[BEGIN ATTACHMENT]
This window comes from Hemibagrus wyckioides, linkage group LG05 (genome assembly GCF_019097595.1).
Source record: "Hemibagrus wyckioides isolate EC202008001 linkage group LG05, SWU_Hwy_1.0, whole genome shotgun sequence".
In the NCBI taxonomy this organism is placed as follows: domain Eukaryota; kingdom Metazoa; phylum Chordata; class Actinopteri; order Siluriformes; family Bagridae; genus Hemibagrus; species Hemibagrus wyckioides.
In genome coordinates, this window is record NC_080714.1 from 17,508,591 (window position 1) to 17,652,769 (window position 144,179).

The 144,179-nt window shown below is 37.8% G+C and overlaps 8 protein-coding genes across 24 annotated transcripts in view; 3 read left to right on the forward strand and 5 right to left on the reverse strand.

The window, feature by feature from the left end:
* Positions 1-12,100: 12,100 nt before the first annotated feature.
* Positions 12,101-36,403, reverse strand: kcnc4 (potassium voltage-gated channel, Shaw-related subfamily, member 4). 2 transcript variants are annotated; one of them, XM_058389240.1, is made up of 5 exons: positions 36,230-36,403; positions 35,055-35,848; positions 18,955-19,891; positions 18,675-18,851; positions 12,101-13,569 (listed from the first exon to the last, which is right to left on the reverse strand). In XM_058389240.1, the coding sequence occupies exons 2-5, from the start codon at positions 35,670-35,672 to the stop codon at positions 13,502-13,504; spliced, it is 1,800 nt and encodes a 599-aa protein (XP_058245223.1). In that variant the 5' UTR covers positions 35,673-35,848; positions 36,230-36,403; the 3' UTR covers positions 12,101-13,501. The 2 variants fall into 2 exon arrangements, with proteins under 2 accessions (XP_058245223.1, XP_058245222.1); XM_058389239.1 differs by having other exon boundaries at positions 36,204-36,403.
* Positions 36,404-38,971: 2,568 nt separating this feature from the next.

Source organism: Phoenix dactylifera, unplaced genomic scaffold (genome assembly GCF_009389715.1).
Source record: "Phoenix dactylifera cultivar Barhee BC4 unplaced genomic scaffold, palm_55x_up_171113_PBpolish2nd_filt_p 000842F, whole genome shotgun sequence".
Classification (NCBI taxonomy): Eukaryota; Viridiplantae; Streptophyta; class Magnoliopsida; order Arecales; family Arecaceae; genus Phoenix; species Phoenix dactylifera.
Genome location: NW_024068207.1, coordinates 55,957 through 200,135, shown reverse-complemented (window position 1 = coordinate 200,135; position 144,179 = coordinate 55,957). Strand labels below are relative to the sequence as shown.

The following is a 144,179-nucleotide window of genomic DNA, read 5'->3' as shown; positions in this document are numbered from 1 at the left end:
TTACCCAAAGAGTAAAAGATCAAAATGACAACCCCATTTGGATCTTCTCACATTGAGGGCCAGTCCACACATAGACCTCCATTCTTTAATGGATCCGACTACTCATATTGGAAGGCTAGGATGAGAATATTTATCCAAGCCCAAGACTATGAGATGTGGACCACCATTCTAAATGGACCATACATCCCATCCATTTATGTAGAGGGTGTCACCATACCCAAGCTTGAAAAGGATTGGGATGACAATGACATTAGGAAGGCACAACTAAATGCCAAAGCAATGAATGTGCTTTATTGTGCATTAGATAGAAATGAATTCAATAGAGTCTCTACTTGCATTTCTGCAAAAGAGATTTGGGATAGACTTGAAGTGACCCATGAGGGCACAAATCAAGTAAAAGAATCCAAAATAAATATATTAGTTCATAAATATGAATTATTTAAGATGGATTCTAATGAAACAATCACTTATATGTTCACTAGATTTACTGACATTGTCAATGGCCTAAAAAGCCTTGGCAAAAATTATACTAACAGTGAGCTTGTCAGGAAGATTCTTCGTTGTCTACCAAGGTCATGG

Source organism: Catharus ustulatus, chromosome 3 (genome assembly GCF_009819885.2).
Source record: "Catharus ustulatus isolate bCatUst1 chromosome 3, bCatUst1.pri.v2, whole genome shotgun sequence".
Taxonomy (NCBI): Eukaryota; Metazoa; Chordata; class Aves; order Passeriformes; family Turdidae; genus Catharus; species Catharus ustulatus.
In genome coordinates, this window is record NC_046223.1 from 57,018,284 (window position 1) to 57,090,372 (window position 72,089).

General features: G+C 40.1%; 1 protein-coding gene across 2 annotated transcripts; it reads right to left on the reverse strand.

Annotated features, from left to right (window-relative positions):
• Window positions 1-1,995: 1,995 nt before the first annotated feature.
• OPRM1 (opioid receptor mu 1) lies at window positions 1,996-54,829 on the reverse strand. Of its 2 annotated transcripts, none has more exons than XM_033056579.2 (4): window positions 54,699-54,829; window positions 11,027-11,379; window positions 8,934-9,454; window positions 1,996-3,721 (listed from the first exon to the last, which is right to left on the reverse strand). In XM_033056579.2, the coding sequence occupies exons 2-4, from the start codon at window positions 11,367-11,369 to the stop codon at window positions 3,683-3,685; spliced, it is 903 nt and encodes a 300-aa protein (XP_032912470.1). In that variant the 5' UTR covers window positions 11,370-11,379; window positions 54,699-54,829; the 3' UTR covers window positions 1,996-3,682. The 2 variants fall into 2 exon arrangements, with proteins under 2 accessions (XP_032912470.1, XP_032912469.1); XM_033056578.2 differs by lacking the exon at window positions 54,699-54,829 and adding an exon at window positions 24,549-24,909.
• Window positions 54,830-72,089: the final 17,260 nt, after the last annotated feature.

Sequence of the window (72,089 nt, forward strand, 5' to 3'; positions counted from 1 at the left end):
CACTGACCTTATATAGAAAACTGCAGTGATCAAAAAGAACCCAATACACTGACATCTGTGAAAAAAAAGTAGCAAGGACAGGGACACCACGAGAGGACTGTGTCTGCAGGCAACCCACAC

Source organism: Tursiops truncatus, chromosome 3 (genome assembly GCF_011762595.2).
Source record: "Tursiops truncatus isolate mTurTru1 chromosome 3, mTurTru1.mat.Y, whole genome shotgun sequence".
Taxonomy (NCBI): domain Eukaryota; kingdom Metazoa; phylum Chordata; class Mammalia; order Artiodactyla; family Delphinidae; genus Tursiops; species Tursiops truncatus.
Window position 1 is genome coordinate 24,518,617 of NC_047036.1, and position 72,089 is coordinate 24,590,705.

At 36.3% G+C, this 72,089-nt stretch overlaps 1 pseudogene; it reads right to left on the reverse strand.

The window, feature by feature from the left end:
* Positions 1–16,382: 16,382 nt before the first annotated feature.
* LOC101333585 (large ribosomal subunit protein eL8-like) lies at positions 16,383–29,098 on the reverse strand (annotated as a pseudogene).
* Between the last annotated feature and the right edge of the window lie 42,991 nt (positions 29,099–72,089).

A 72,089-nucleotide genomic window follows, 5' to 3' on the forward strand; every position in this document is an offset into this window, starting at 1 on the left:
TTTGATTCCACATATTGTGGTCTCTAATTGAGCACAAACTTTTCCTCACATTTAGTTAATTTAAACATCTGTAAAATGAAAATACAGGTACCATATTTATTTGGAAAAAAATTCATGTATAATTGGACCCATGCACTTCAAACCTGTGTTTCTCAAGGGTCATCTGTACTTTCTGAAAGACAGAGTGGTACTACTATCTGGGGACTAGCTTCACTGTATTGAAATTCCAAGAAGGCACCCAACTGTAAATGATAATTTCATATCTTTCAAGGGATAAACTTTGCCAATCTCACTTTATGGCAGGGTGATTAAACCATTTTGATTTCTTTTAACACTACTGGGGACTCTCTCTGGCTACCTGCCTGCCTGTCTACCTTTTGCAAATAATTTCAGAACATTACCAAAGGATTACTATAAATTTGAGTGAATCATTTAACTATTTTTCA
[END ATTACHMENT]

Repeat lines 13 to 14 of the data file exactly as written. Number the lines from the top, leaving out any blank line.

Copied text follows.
Genome location: NW_024068207.1, coordinates 55,957 through 200,135, shown reverse-complemented (window position 1 = coordinate 200,135; position 144,179 = coordinate 55,957). Strand labels below are relative to the sequence as shown.

The following is a 144,179-nucleotide window of genomic DNA, read 5'->3' as shown; positions in this document are numbered from 1 at the left end: